In 2012, Republican Presidential candidate Mitt Romney told supporters at a closed-door fundraiser that “47 percent” of the voters would automatically vote for President Obama, because they love receiving government benefits and don’t pay taxes. As an experienced politician, Romney should have known that someone might be recording his remarks.
Last Friday, at a closed-door meeting of the Tri-Lateral Commission, Secretary of State John Kerry said that Israel risked becoming an “apartheid state” if it did not cut a “two-state” deal with the Palestinian Authority. As an experienced politician, Kerry should have known that someone might be recording his remarks.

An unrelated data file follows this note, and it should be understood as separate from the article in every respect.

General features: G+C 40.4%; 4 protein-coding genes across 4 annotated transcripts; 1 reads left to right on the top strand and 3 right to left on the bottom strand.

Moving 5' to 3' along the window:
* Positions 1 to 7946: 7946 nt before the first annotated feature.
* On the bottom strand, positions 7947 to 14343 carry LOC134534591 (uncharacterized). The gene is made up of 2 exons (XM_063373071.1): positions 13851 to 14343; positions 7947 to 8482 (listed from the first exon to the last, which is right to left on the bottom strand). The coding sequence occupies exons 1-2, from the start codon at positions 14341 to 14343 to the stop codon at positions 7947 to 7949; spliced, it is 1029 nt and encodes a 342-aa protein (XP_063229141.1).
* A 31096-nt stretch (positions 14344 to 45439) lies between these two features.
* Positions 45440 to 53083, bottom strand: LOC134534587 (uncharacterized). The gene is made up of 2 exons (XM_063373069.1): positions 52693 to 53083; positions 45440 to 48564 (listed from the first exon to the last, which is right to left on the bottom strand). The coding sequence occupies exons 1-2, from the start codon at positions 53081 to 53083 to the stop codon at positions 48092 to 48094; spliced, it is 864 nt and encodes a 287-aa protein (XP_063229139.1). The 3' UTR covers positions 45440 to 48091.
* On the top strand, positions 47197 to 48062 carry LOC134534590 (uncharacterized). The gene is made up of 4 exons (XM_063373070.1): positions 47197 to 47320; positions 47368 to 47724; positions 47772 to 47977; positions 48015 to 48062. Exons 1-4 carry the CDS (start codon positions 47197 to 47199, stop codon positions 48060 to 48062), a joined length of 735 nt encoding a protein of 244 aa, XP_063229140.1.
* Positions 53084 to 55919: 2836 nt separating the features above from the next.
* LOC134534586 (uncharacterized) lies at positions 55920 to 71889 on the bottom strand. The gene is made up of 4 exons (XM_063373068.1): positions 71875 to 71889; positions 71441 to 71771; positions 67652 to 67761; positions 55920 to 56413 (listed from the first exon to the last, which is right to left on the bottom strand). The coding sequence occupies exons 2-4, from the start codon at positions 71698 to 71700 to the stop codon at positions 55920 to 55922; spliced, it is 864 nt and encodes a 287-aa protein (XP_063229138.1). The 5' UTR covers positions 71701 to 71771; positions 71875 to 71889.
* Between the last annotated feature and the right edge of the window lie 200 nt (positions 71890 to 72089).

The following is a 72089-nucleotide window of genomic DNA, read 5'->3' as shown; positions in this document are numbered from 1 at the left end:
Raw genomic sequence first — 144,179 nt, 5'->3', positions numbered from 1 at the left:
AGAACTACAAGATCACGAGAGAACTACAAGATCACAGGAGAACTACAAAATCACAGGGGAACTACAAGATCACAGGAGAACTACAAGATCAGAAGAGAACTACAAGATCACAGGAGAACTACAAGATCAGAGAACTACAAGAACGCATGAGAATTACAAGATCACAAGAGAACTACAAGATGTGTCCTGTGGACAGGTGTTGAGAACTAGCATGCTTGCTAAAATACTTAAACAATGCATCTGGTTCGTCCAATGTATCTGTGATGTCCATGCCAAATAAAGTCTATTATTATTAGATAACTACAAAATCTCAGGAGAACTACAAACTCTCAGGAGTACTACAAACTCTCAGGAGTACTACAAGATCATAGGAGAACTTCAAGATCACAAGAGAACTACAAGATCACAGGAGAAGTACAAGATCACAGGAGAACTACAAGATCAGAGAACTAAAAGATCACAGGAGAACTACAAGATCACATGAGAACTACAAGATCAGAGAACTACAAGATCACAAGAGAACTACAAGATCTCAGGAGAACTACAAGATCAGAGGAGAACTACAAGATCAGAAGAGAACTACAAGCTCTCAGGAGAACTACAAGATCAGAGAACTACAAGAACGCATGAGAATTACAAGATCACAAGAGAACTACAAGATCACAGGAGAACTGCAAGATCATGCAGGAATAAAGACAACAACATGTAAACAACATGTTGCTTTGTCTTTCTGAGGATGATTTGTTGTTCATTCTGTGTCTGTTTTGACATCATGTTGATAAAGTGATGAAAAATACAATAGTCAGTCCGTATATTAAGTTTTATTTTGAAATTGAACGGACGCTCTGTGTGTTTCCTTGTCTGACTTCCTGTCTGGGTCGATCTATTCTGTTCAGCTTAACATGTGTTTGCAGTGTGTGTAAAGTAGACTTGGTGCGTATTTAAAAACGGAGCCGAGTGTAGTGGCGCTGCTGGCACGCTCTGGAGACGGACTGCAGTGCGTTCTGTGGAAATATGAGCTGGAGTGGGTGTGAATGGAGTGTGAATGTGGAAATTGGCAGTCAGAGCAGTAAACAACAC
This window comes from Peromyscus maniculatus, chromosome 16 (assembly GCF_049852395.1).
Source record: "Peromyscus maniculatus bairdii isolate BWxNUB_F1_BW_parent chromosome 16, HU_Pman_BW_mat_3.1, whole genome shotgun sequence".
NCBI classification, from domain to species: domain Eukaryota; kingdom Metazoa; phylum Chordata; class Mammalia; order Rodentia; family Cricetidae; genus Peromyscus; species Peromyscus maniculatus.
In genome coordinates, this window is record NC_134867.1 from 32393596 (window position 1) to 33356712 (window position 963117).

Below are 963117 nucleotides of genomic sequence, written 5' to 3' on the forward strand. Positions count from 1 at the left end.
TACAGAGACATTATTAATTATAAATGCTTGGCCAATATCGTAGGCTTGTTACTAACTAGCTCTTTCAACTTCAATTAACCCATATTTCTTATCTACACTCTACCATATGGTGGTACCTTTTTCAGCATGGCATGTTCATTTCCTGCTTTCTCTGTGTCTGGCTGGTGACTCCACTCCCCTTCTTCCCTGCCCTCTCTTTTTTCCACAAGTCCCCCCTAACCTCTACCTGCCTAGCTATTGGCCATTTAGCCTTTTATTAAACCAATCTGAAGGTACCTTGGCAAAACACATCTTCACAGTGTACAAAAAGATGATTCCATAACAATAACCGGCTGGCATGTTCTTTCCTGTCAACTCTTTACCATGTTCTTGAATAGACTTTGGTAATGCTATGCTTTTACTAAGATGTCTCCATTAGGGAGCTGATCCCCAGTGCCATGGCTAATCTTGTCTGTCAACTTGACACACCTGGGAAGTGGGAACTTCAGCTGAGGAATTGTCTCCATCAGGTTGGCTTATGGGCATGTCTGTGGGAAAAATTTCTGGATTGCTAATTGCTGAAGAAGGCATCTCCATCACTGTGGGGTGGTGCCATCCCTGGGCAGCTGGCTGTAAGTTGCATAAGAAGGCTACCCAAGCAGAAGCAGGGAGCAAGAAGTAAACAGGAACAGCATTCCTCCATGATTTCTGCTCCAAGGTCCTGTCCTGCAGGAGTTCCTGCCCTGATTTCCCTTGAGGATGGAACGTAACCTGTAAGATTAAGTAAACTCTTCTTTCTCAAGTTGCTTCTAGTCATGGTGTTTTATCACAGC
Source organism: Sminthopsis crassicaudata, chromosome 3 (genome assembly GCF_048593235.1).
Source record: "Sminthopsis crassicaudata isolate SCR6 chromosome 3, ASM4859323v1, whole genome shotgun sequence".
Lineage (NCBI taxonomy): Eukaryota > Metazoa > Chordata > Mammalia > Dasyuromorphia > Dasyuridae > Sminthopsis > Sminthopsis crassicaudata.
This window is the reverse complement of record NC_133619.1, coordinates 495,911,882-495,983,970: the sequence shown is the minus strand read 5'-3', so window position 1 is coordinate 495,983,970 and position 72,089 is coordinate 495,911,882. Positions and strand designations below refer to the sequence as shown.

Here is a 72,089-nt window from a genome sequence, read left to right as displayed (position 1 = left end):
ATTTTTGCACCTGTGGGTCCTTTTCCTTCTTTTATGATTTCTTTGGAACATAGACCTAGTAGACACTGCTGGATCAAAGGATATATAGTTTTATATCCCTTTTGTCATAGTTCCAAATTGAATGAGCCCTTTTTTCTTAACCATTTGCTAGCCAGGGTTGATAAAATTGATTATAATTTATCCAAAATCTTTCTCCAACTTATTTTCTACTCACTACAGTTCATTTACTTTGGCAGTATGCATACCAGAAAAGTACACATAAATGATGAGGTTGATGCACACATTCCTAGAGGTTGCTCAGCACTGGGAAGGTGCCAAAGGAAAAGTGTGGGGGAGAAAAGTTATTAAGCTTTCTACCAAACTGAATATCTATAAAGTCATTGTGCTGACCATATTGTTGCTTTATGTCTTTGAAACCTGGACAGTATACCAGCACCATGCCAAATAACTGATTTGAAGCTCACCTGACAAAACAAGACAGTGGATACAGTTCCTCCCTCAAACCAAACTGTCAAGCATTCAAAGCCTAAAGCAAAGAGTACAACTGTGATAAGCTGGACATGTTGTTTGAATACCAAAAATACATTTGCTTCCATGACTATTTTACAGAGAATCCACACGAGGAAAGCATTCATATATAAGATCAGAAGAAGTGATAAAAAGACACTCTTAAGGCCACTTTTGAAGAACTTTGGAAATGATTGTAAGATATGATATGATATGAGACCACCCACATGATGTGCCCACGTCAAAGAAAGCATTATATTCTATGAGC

Though they belong to different political parties, Romney and Kerry have much in common: they are from Massachusetts, fabulously wealthy, runners-up in presidential elections, and prone to making intemperate remarks before audiences, large and small, public and private.